Published: 01 January 1990
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Cite this document
Fatigue crack growth rate experiments were performed on compact tension specimens of base plate and weldments of 5456-H116 aluminum and of base plate and the heat-affected zone (HAZ) of ASTM A710 Grade A steel. Stress ratios for the tests were 0.1 for both materials, with the aluminum weld also being tested at R = 0.5. Crack opening levels were determined for both the weld and the base plate in the aluminum material and for the A710 material in the as-welded and stress-relieved conditions. The fatigue crack growth rates of the welds and HAZ, when the total applied load was used, were significantly less than those of plate for both materials. Using the effective stress intensity, which accounts for crack closure and thus represents the actual stress intensity at the crack tip, results in a shift of the da/dN versus ΔK curves to a faster growth rate. Comparison of the curves shows that the fatigue crack growth rates of the aluminum weld material fall in the same scatter band of data as those for base plate and that, for the A710 material, the HAZ shifts to faster growth rates than the base plate does. This shift of data leads to more accurate estimates on fatigue life, based on the intrinsic properties of the material.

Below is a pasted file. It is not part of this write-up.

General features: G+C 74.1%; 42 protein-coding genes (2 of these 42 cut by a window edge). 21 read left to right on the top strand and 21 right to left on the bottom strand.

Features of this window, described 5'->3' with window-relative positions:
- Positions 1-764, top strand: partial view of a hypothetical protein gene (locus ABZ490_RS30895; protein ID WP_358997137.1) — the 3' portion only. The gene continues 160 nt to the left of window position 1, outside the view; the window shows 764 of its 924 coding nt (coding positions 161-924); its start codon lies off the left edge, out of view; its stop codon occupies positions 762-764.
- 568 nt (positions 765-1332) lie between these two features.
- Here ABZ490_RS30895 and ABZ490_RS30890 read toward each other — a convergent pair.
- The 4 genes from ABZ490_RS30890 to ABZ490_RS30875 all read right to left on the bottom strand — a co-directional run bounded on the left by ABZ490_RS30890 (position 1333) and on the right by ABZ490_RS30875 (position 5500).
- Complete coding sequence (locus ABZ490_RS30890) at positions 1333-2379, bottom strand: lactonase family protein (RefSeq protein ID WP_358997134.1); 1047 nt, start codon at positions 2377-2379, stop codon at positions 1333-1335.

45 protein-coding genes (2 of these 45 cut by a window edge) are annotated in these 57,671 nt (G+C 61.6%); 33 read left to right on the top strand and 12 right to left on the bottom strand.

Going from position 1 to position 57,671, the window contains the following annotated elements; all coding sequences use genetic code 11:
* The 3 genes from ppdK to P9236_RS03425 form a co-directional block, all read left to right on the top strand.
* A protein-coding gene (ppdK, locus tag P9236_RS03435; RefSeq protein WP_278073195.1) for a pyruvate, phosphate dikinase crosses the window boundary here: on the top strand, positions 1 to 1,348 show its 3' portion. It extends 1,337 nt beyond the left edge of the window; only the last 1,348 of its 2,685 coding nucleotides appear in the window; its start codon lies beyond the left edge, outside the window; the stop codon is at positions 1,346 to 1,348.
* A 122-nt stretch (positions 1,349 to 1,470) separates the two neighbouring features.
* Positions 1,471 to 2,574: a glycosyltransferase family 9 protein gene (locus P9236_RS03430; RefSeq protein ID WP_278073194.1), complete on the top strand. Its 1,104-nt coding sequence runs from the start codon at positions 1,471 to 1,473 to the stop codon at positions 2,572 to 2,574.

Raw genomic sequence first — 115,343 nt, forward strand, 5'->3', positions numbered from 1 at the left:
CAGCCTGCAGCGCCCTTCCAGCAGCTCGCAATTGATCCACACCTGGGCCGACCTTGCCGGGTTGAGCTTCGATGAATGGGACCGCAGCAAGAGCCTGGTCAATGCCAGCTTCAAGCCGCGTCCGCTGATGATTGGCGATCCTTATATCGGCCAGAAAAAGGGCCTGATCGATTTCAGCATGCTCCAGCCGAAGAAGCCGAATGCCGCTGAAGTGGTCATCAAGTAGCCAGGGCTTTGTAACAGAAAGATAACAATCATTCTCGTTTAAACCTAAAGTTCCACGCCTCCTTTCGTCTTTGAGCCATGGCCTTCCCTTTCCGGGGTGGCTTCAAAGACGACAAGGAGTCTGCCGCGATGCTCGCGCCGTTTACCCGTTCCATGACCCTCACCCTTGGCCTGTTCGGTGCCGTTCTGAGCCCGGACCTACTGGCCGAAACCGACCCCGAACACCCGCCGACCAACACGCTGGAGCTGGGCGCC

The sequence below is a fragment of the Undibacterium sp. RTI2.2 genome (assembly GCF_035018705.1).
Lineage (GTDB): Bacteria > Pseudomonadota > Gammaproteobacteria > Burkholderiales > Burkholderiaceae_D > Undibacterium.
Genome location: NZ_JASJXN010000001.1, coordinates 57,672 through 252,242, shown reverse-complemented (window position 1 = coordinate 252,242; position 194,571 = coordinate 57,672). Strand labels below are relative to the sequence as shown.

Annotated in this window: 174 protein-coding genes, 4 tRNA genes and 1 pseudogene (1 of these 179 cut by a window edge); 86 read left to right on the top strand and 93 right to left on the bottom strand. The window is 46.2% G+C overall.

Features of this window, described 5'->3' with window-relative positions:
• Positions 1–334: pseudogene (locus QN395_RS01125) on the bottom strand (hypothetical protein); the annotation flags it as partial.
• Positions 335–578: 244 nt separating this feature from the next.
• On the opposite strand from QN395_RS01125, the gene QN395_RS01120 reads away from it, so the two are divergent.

weldments, fatigue crack growth rates, crack closure, effective stress-intensity range, aluminum, steel
Materials engineer, David Taylor Research Center, Annapolis, MD